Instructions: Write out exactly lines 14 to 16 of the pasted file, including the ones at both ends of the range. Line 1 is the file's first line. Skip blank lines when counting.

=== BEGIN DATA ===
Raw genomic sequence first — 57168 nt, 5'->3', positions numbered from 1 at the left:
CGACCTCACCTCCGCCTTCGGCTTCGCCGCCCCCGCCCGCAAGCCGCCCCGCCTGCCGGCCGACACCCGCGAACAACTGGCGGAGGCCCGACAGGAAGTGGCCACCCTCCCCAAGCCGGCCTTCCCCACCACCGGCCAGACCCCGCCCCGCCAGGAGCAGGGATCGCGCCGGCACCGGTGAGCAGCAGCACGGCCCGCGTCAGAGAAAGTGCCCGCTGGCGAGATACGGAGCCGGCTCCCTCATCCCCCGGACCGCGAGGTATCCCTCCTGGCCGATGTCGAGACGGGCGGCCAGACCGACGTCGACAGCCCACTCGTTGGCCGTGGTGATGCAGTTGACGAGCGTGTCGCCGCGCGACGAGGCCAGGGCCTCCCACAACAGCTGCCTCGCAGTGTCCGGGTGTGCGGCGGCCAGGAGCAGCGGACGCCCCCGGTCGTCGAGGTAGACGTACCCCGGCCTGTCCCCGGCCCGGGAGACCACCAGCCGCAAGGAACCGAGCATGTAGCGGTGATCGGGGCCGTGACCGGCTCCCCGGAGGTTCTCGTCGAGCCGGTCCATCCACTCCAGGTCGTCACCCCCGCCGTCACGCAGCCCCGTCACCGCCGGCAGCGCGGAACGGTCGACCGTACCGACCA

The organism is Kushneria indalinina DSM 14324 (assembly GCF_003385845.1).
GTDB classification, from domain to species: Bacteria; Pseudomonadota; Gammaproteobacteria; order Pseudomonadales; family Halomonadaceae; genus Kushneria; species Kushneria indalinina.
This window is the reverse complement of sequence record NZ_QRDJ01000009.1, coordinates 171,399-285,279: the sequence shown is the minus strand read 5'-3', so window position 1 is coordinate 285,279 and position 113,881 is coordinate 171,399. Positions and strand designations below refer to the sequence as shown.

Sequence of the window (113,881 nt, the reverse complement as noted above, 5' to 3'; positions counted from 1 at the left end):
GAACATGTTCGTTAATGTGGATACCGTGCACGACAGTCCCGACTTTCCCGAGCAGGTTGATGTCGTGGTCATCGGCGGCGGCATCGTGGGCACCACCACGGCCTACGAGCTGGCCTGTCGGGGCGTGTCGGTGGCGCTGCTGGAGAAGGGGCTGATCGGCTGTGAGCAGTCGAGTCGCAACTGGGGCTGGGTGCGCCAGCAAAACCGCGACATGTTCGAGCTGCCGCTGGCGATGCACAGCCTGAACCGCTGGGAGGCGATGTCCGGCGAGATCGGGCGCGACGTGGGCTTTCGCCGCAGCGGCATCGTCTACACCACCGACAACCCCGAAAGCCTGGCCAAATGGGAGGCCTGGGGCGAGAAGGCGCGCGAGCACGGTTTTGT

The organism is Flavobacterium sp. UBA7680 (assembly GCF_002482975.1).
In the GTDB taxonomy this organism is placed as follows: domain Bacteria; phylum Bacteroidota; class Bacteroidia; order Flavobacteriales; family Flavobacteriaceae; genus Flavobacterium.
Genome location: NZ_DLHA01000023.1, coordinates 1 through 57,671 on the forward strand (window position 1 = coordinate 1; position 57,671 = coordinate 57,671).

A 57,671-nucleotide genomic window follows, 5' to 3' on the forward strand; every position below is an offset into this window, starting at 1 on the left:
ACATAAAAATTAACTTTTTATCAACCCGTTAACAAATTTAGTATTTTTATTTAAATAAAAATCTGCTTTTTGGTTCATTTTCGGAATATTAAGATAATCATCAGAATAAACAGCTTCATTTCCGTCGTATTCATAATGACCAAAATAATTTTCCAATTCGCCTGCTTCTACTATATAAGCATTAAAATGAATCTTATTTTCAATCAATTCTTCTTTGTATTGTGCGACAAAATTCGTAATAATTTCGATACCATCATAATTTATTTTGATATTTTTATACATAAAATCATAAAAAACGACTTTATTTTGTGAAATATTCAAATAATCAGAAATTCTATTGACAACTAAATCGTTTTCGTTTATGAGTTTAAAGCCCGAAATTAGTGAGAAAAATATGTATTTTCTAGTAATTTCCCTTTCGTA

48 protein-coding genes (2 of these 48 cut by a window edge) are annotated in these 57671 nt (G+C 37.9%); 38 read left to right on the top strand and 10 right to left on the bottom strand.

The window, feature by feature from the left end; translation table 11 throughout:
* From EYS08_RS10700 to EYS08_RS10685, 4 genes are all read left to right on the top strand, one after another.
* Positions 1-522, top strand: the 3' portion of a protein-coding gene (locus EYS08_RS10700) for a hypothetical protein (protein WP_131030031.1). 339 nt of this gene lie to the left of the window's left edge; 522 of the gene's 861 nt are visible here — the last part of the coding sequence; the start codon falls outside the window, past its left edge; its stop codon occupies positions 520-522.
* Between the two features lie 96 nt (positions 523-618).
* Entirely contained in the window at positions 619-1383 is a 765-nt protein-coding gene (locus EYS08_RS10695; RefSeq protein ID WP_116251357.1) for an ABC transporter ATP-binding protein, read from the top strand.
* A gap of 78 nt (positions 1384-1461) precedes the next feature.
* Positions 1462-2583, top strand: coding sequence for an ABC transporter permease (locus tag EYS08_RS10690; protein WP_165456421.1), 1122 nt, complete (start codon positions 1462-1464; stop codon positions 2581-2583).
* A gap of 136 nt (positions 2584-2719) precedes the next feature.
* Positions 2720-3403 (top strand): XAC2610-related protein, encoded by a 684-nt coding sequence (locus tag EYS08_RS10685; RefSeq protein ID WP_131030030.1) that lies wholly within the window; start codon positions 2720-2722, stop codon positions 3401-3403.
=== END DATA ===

The window, feature by feature from the left end; translation table 11 throughout:
* From EYS08_RS10700 to EYS08_RS10685, 4 genes are all read left to right on the top strand, one after another.
* Positions 1-522, top strand: the 3' portion of a protein-coding gene (locus EYS08_RS10700) for a hypothetical protein (protein WP_131030031.1). 339 nt of this gene lie to the left of the window's left edge; 522 of the gene's 861 nt are visible here — the last part of the coding sequence; the start codon falls outside the window, past its left edge; its stop codon occupies positions 520-522.